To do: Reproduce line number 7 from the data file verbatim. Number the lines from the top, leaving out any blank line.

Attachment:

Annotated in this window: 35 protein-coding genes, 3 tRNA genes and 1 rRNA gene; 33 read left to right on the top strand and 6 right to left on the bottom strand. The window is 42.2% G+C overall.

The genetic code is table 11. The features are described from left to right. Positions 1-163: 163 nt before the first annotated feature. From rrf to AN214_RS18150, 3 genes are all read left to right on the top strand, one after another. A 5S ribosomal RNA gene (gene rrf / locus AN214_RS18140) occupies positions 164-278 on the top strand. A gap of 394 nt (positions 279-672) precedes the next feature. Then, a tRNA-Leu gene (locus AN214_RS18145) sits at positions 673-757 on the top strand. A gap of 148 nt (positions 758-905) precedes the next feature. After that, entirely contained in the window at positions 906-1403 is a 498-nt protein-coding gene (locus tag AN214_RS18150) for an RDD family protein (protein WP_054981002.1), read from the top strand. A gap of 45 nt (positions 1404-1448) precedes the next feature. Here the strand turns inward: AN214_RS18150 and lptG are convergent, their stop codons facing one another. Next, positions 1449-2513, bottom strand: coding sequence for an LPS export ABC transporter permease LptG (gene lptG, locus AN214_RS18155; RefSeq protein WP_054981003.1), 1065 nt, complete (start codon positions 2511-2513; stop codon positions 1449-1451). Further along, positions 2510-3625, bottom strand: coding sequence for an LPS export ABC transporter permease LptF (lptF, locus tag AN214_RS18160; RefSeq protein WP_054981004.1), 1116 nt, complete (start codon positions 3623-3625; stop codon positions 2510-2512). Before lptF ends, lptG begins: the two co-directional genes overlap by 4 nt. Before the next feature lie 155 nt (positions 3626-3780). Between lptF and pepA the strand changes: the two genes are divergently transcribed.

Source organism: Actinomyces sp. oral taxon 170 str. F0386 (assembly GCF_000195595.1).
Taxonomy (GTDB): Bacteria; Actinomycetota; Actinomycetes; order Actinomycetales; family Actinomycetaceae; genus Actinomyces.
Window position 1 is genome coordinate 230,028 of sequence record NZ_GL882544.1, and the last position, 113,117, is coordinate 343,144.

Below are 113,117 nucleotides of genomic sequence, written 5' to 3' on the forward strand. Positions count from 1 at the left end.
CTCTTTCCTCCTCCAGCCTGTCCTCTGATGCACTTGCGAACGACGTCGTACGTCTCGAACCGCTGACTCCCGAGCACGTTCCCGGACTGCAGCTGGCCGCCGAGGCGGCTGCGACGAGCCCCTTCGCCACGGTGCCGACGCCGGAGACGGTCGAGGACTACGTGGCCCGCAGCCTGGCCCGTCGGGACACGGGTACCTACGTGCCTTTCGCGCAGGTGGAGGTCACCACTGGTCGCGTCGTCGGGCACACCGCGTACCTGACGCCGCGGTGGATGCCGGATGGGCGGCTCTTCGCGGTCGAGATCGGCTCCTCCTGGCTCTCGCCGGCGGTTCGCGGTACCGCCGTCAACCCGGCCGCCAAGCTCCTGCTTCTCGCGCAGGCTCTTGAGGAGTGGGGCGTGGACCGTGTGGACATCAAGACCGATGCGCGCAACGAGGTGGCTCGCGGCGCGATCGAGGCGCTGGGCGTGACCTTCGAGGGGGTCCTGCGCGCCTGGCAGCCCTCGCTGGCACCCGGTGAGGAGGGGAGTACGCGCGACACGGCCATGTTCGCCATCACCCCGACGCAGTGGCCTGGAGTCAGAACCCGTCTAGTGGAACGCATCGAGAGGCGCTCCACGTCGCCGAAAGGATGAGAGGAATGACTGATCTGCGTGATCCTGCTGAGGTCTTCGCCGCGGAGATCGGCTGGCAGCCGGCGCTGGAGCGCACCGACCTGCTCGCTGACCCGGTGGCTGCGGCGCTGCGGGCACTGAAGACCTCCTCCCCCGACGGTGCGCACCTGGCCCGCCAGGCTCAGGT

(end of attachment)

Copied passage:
CTCTTTCCTCCTCCAGCCTGTCCTCTGATGCACTTGCGAACGACGTCGTACGTCTCGAACCGCTGACTCCCGAGCACGTTCCCGGACTGCAGCTGGCCGCCGAGGCGGCTGCGACGAGCCCCTTCGCCACGGTGCCGACGCCGGAGACGGTCGAGGACTACGTGGCCCGCAGCCTGGCCCGTCGGGACACGGGTACCTACGTGCCTTTCGCGCAGGTGGAGGTCACCACTGGTCGCGTCGTCGGGCACACCGCGTACCTGACGCCGCGGTGGATGCCGGATGGGCGGCTCTTCGCGGTCGAGATCGGCTCCTCCTGGCTCTCGCCGGCGGTTCGCGGTACCGCCGTCAACCCGGCCGCCAAGCTCCTGCTTCTCGCGCAGGCTCTTGAGGAGTGGGGCGTGGACCGTGTGGACATCAAGACCGATGCGCGCAACGAGGTGGCTCGCGGCGCGATCGAGGCGCTGGGCGTGACCTTCGAGGGGGTCCTGCGCGCCTGGCAGCCCTCGCTGGCACCCGGTGAGGAGGGGAGTACGCGCGACACGGCCATGTTCGCCATCACCCCGACGCAGTGGCCTGGAGTCAGAACCCGTCTAGTGGAACGCATCGAGAGGCGCTCCACGTCGCCGAAAGGATGAGAGGAATGACTGATCTGCGTGATCCTGCTGAGGTCTTCGCCGCGGAGATCGGCTGGCAGCCGGCGCTGGAGCGCACCGACCTGCTCGCTGACCCGGTGGCTGCGGCGCTGCGGGCACTGAAGACCTCCTCCCCCGACGGTGCGCACCTGGCCCGCCAGGCTCAGGT